Besides, I don’t know how you would explain to the boys that you are only singing about wise girls building their house on a rock. You can generalize men or mankind to men and women, but you can’t generalize “girls” to boys and men. Again, I think you could create more problems than you would solve by trying to do something like this.

  6. Janna says:

    While this comment does not relate to the feminist teaching in primary, it does touch on the idea of inclusiveness – which is what I think we are getting at.

    When I taught the Sunbeams, we had a lesson on our ears. Yes, that’s right, in Sunbeams entire lessons are dedicated to body parts.

    Anyway…

    I brought in Latin, Indian, American rock, European classical, and African music for the students to listen to. It meant a lot to me when a little latina girl lit up when she heard the salsa! Not only do I think the music exposed the children to some new horizons, it also helped one feel very, very included. She was also the only one who could translate the lyrics (which were, by the way, “I love you! I love you!”)

    For the lesson on prayer, I brought in pictures of many types of people in prayer – people bowing on mats in front of an enormous Buddha, Muslims prostrate in a mosque, the blond Mormon girl with her hands clasped intently under her chin. I wanted them to see that many people pray in many types of ways, and how excited God is when they do. I made the point that it doesn’t matter how one prays, as long as one does it.

    Am I “indoctrinating”? You bet I am.

  7. Ana says:

    Just a quick endorsement on the sharing of different art.

    When I taught about Abish in Young Women, my Latina girls engaged in a whole new way with artwork I simply found online and shared with them.

    http://plainbookofmormon.com/images/Queen_and_abish.jpg
    http://www.sheridoty.com/images/illustration/IllustraitionAbishCallingthePeople600.jpg

    There was another, beautiful portrait that I cannot now find.

    Visuals are so powerful! And it’s really one of the only areas where I frequently bring in non-standard materials. I think the Church is doing a much better job than it used to of portraying diversity and international members in teaching materials, but sometimes I still want more for the African-American kids in my family and the Latino kids in my Primary class.

  8. z says:

    m&m, where would we be without you to dump cold water on any attempt to make positive change in the world? A more knee-jerk defender of the status quo I have rarely encountered.

    What do you get out of reading feminist blogs, if you’re so convinced that everything is already fair? Do you get some weird pleasure out of telling everyone they’re wrong all the time, and going through the same old passive-agressive “you don’t have enough faith, oh wait, I didn’t mean what I said” routine over and over and over? I just don’t understand you at all.

  9. m&m says:

    z,

    I never know quite how to respond to your pointed comments. But look, blogs are places for people to share their points of view, and often they differ. That should be ok. This isn’t about trying to throw cold water on someone, but simply to say that what one person regards as positive change is not always positive in everyone’s eyes. Sometimes, I think that is important to say. Please don’t paint me as someone who doesn’t care about change, because that isn’t true. I just don’t see the need for change in the same places and ways that you do. And some efforts and change concern me. This is an example. I am a parent, and this kind of thing is not something that I would appreciate my children’s leaders doing. I’m all for showing multicultural pictures, though….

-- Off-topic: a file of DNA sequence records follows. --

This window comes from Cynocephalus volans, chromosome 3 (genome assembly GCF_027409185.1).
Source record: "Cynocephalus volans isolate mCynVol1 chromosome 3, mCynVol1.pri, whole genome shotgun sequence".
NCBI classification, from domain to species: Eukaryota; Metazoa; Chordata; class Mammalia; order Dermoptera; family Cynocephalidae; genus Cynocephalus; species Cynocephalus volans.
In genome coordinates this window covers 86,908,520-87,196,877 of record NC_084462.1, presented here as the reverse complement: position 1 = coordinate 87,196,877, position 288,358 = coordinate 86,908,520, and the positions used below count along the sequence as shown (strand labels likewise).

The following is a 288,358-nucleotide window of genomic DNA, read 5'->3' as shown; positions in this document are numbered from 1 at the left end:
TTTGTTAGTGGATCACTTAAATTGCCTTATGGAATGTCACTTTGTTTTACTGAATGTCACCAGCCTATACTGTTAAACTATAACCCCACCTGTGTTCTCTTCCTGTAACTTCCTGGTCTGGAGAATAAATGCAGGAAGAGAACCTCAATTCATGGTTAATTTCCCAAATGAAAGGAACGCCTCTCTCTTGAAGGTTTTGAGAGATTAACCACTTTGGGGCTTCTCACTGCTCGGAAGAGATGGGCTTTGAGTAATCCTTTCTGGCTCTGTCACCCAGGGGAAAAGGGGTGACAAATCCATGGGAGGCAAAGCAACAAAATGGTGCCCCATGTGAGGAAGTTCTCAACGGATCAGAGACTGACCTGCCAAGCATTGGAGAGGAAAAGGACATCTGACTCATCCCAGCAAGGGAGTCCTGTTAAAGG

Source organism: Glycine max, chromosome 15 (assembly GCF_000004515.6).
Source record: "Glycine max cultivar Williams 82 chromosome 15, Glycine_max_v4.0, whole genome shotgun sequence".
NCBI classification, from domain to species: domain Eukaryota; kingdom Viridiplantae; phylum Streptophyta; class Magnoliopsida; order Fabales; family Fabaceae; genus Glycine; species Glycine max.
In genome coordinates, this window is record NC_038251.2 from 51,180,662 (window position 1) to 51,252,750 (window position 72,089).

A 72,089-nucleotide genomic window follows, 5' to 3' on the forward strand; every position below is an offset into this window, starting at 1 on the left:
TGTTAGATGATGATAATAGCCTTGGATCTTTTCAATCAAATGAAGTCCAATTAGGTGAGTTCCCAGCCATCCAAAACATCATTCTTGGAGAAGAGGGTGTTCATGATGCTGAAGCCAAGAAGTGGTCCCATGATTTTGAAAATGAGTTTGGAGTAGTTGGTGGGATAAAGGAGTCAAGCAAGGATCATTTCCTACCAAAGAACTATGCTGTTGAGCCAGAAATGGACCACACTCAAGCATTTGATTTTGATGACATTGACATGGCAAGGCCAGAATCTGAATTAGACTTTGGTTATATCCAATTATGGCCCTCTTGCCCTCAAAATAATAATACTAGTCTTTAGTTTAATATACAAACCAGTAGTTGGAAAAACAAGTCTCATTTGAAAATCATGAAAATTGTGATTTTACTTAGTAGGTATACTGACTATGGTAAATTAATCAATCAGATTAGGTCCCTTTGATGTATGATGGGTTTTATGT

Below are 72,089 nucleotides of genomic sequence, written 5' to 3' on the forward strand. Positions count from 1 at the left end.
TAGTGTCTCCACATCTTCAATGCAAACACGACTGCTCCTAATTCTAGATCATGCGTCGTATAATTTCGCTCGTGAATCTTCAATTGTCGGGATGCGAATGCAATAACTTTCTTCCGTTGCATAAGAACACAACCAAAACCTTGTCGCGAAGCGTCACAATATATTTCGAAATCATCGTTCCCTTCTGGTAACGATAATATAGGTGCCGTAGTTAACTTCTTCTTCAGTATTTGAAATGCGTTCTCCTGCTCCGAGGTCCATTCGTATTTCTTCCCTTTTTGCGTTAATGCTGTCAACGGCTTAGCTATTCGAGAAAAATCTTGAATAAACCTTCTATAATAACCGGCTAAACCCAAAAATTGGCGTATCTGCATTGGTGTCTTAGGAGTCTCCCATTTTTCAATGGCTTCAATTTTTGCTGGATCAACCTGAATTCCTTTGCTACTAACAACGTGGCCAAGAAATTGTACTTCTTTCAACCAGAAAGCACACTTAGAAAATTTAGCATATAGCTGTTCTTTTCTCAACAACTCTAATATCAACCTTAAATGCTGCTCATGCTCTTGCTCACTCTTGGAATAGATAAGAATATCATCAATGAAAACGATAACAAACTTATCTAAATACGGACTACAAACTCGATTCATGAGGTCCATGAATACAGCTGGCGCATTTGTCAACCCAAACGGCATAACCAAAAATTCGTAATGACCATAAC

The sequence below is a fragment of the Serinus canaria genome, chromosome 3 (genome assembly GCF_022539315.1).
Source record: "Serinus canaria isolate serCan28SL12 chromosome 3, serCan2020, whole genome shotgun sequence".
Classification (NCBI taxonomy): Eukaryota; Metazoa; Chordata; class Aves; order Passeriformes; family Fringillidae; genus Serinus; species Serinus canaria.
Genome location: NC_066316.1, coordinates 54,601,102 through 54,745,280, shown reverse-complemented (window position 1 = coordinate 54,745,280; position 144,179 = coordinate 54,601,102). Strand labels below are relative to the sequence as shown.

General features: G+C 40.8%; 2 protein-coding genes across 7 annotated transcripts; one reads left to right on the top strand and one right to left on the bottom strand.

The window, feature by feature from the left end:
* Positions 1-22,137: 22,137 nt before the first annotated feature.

I read feminist blogs because these issues concern me, too. Because I am a Mormon woman who values women, too. I am concerned about how some of my sisters (and brothers) feel in the Church and I don’t want to minimize those concerns and struggles (I am not as closed-minded as you seem to think I am). But I also want people who don’t know much about us to know that many (if not most) of us don’t feel the need for change in the ways that are expressed on feminist blogs. I understand the desire to sort through thoughts on these issues. But again, a blog is a blog, and blogs are places where people express differing points of view. It should not be a surprise that not everyone will agree.

    So, clearly we disagree, but why not explain why you disagree rather than dissolve into personal attacks?

  10. Jessawhy says:

    EmilyCC,
    Thanks for the great post. I love being in Primary, and hope to stay even though it may be a strain on our family to do so.
    Gender roles in Primary are interesting. Last week a sunbeam’s father helped with (or actually delivered) his son’s talk so well that I thought, “wow, he should be the Primary president!” (Of course, he left pretty quick because he saw that his son’s teacher was AWOL, and I had to take all the JR Primary kids, oh well).
    Anyway, my point is that it’s hard to have all women in the Primary presidency always teaching about men in the scriptures, because even though there are references to men as mankind, they are obviously not all gender-neutral, and picking through semantics like that is not kid-friendly fun.
    I say wherever there is a woman equivalent in the scriptures, use her first. They’ll get all the men-centered stuff they need everywhere else, all the time.
    But, it’s very good of you to be careful about “pushing your agenda” as you said today.
    But, I’m totally in favor of your idea. Tell me how it goes!
    Wear your fMh bag and proudly sing “The Foolish woman and the Wise woman.”
    (thanks again for letting us come play today, we had a great time)

  11. m&m says: